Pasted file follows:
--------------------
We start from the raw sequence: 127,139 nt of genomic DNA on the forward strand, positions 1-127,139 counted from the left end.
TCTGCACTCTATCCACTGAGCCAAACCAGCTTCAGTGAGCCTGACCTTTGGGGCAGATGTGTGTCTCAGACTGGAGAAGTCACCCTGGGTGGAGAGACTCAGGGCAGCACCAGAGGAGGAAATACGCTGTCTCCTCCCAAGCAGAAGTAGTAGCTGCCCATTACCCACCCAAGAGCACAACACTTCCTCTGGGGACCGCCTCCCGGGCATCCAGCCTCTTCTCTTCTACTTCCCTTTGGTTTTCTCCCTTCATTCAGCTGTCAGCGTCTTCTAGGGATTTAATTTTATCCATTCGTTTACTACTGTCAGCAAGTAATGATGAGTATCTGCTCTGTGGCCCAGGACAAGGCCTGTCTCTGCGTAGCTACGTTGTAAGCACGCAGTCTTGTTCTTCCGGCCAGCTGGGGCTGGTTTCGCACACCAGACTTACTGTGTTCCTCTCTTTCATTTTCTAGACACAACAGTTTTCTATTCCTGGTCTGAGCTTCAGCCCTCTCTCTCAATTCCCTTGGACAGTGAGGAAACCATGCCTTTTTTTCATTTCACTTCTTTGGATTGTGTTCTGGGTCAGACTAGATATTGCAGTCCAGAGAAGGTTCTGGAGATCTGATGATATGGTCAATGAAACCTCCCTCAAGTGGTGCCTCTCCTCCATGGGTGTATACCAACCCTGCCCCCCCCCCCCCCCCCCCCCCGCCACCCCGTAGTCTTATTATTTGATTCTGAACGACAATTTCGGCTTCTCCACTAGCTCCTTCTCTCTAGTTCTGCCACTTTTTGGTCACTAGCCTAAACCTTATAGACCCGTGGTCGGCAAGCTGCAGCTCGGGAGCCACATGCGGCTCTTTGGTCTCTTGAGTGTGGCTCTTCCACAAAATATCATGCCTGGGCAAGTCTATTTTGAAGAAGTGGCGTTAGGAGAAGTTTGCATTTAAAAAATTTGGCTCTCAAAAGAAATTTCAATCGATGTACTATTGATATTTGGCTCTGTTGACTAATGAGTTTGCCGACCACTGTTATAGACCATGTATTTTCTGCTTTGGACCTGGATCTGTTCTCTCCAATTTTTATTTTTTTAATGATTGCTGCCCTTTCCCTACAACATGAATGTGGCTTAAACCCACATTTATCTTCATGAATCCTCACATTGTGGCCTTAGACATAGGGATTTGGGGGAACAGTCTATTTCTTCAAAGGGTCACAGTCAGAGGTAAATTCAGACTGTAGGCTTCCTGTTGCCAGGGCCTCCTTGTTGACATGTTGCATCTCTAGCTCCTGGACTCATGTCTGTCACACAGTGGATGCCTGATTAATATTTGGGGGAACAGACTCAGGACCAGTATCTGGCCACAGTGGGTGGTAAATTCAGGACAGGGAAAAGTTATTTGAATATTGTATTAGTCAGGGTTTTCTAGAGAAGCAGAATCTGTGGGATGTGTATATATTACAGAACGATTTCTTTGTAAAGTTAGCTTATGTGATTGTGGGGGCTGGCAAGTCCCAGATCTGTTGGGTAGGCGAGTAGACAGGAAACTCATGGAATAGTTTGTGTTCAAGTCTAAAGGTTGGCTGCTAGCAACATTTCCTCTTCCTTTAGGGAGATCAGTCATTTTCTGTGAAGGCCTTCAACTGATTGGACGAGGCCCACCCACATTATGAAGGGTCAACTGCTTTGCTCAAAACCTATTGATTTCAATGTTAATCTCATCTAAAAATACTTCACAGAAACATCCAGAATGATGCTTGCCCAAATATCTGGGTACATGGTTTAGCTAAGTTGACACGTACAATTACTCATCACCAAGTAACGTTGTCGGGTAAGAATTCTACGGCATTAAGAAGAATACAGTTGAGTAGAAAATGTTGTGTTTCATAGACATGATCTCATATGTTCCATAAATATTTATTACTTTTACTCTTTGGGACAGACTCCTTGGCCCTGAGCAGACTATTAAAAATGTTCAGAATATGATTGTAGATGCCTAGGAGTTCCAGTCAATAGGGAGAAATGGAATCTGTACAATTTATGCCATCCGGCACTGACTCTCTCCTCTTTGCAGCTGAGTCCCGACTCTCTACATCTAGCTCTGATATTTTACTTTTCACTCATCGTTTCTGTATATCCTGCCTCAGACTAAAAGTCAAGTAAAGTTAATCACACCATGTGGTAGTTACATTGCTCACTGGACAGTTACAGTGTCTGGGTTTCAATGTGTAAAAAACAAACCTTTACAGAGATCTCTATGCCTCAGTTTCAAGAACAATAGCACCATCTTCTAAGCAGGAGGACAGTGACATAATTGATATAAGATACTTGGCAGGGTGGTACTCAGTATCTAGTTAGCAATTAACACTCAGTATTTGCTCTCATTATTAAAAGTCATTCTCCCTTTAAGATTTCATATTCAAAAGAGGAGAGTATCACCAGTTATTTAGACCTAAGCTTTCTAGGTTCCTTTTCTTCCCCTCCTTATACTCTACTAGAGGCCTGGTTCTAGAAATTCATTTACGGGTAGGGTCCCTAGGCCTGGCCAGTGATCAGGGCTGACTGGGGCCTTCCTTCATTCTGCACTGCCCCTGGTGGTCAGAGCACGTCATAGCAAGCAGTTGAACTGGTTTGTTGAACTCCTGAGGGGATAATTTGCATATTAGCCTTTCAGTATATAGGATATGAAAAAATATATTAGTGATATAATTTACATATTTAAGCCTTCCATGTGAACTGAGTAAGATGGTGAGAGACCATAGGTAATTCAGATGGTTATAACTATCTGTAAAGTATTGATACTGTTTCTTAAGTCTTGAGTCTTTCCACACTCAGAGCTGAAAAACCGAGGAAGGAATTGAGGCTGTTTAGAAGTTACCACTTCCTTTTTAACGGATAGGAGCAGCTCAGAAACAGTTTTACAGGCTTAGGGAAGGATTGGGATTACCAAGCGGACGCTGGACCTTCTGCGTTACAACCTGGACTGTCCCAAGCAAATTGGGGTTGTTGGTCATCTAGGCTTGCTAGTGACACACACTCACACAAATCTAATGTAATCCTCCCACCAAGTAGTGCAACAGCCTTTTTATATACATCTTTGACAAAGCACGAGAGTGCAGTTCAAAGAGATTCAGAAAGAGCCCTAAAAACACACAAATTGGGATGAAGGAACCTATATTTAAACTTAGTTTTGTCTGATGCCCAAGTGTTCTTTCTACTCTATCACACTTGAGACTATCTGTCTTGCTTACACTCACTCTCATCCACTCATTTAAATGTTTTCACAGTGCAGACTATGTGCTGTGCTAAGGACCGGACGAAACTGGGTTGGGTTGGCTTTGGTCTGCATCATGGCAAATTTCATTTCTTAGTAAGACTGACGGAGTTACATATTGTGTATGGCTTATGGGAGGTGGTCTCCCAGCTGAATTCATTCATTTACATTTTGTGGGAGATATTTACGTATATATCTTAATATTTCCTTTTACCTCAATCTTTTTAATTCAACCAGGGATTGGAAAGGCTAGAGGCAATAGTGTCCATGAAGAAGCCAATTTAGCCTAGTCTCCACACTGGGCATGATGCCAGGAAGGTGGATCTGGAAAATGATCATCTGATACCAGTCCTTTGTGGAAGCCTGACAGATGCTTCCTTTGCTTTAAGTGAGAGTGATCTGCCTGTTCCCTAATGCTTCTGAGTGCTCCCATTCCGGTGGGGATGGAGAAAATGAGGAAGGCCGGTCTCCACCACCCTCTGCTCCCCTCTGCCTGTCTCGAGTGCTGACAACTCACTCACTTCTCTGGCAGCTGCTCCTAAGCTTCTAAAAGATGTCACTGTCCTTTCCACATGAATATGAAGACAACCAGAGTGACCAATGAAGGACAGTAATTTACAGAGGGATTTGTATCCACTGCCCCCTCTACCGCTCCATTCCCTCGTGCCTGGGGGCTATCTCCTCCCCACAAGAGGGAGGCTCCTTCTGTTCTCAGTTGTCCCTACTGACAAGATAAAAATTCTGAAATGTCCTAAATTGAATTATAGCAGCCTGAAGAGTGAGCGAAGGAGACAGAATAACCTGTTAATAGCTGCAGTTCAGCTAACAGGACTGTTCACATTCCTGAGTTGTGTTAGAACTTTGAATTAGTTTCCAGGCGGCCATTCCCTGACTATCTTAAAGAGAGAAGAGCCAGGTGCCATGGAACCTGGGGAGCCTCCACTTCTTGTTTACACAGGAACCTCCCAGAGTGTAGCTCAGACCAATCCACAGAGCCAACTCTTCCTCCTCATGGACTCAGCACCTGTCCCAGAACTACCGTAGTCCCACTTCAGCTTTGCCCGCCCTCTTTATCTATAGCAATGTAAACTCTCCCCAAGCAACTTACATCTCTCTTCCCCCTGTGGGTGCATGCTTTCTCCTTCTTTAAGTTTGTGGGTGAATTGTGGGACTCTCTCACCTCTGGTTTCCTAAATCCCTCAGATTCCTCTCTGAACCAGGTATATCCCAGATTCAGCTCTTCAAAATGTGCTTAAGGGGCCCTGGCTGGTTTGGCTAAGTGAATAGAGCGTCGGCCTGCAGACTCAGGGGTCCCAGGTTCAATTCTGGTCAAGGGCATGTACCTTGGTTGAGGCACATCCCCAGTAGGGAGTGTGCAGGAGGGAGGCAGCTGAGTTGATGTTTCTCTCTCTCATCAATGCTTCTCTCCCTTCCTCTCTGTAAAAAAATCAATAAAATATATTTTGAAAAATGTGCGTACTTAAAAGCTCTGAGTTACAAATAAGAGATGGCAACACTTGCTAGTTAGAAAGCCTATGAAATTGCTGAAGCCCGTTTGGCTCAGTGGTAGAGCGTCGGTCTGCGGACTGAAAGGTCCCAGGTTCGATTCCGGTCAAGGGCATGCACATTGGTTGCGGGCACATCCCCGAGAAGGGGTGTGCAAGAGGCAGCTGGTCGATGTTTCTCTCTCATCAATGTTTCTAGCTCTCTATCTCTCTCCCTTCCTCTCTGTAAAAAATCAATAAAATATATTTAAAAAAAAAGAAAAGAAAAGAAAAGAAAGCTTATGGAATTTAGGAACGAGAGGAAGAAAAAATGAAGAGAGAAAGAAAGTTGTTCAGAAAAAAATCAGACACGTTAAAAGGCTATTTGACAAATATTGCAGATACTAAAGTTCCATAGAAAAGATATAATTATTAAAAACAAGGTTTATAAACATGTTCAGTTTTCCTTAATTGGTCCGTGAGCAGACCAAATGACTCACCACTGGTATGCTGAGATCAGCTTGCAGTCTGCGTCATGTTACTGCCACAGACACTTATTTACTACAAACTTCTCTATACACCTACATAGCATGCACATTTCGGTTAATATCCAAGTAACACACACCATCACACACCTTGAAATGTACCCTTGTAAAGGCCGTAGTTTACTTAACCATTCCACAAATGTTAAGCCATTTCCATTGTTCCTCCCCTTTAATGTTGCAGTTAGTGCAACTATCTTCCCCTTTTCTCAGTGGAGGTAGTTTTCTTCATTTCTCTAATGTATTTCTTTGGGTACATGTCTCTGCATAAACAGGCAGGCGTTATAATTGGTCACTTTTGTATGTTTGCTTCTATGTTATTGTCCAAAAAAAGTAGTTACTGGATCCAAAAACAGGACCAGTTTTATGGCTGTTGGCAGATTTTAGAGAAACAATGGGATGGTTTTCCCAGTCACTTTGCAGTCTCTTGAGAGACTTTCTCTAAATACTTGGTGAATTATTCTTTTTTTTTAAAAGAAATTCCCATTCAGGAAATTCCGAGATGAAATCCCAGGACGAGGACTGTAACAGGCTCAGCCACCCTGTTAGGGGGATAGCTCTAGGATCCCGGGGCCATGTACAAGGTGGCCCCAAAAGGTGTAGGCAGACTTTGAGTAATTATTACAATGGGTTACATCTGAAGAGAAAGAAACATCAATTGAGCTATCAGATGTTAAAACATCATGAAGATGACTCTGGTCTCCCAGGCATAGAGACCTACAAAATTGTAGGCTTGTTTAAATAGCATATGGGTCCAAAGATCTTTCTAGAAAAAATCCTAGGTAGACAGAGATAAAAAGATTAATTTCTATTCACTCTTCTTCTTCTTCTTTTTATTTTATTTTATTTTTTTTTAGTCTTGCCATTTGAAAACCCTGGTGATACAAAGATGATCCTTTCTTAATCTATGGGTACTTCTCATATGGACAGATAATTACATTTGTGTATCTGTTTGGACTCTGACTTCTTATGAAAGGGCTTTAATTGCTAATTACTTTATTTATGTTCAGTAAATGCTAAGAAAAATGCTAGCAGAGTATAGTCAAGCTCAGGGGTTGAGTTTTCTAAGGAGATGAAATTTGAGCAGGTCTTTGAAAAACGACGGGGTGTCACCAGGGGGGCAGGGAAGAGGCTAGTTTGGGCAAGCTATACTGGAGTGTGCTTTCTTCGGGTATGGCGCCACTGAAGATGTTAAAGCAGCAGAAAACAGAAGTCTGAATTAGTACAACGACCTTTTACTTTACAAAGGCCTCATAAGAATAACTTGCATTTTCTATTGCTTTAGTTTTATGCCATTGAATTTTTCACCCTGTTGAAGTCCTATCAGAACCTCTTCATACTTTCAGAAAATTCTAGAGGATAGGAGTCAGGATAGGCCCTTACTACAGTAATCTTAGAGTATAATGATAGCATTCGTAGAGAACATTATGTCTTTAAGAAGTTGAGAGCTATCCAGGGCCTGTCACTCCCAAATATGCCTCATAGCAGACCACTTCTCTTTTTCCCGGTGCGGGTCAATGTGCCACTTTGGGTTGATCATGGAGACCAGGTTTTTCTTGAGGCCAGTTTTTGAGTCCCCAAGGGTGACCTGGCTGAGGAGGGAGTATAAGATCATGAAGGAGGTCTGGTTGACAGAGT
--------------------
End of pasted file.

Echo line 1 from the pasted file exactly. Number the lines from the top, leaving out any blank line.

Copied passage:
We start from the raw sequence: 127,139 nt of genomic DNA on the forward strand, positions 1-127,139 counted from the left end.